3. Reduced Taurine Availability: Taurine is found naturally in animal-based proteins but is not found in plant-based protein sources. Therefore, providing diets that include a sufficient level of high-quality animal proteins (that are not heat damaged) should ensure adequate taurine intake. However, protein that is of low quality or that has been excessively heat-treated will be poorly digested, reducing the availability of taurine and of its precursor amino acids, cysteine and methionine. (Note: Cats produce small amounts of taurine from these precursors, while dogs can produce all of their needs from them, if adequate levels are available).

In response to new information regarding the interaction of dietary factors and taurine status in cats (and their relationship to DCM in cats), the Association of American Feed Control Officials (AAFCO) increased the recommendations for dietary taurine in extruded and canned cat foods in the early 1990s. The current recommendations are 1000 mg taurine/kg (0.1 %) in dry (extruded) cat foods and 2000 mg taurine/kg (0.2 %) in canned cat foods.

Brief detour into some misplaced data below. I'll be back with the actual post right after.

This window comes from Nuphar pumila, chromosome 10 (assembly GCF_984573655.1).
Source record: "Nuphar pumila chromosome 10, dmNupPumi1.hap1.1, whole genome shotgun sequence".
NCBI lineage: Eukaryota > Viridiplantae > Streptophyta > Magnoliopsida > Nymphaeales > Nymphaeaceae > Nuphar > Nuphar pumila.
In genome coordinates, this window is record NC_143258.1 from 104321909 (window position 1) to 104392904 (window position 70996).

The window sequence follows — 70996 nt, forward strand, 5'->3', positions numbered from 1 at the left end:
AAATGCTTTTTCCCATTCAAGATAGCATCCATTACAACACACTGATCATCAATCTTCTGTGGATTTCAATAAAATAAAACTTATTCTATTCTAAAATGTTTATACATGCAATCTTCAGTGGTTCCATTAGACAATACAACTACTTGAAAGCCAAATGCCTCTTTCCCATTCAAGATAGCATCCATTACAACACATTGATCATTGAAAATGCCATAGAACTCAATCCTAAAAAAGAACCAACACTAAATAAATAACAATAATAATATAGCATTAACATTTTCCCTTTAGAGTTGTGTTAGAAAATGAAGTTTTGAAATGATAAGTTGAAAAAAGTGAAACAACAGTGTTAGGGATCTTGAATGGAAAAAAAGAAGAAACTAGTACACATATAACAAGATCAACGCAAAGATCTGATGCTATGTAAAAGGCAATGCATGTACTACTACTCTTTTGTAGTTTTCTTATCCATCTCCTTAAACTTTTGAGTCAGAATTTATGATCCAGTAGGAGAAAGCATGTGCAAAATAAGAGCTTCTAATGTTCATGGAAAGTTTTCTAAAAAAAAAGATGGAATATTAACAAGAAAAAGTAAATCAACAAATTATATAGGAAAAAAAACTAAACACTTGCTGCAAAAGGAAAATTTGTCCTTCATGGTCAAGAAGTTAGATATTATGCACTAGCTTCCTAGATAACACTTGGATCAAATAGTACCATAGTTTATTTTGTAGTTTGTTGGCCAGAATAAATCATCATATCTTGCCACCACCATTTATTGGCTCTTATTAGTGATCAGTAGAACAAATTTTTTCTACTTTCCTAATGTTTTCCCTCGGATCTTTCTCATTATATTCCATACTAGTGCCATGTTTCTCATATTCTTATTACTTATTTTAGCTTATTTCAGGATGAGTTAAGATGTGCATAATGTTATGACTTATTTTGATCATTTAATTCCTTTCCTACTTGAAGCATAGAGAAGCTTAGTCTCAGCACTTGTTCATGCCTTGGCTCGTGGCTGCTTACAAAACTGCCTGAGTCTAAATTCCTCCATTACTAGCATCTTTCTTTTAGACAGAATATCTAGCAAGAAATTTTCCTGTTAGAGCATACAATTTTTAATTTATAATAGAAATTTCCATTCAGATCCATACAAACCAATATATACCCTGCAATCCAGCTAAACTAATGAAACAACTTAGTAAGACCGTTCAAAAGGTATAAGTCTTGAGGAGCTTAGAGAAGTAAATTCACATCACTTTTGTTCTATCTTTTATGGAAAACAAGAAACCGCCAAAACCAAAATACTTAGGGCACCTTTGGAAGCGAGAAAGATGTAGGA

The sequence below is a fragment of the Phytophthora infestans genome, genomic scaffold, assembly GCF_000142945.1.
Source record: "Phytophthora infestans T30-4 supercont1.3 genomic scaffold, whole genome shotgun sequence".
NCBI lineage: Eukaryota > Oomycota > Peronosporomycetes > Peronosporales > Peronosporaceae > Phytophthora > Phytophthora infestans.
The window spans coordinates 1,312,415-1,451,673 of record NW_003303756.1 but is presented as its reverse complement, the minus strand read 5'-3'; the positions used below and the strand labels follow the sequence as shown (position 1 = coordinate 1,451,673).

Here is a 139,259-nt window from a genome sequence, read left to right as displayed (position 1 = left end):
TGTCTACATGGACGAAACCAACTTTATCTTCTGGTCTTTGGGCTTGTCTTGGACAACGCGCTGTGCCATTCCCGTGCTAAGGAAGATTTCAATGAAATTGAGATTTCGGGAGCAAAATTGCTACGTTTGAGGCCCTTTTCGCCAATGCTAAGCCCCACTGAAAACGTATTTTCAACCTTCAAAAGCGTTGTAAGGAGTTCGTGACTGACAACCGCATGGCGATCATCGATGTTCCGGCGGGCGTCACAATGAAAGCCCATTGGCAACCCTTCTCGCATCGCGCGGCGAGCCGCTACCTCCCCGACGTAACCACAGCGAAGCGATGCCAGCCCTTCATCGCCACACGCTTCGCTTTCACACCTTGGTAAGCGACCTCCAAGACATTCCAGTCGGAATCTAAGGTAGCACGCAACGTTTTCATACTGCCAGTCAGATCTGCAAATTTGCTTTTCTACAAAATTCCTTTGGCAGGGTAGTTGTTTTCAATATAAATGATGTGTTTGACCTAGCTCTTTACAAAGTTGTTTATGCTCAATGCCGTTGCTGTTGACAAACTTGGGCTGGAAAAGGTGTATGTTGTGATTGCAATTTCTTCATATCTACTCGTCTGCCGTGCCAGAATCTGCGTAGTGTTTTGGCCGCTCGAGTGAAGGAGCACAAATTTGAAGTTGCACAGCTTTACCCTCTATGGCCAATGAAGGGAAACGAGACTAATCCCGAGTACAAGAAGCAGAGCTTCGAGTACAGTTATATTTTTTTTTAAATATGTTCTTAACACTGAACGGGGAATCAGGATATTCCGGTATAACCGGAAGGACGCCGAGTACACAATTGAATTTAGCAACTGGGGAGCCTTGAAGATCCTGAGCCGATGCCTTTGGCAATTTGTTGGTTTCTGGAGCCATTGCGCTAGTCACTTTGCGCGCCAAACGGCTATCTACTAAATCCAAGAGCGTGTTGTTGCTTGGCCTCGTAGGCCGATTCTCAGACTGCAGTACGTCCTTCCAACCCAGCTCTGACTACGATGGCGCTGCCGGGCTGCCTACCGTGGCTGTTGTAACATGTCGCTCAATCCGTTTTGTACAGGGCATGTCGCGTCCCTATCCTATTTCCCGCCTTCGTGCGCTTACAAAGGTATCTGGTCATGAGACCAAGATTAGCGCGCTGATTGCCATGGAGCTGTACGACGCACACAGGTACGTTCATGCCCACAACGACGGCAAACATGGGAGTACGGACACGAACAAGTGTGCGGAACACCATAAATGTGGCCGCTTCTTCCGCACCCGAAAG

So, What about Dogs? Unlike the cat, dogs that are fed diets containing adequate levels of protein should be capable of synthesizing enough taurine from the two amino acid precursors, cysteine and methionine, to meet their needs. Therefore, a requirement for dietary taurine has not been generally recognized in dogs.

Breed Predispositions: However, there is evidence – evidence that we have had for at least 15 years – that certain breeds of dogs, and possibly particular lines within breeds, exhibit a high prevalence of taurine-deficiency DCM. Genetically predisposed breeds include the American Cocker Spaniel, Golden Retriever, Labrador Retriever, Saint Bernard, Newfoundland and English Setter (5,6). Although the exact underlying cause is not known, it appears that some breeds have either a naturally occurring higher requirement for taurine or a metabolic abnormality that affects their taurine synthesis or utilization.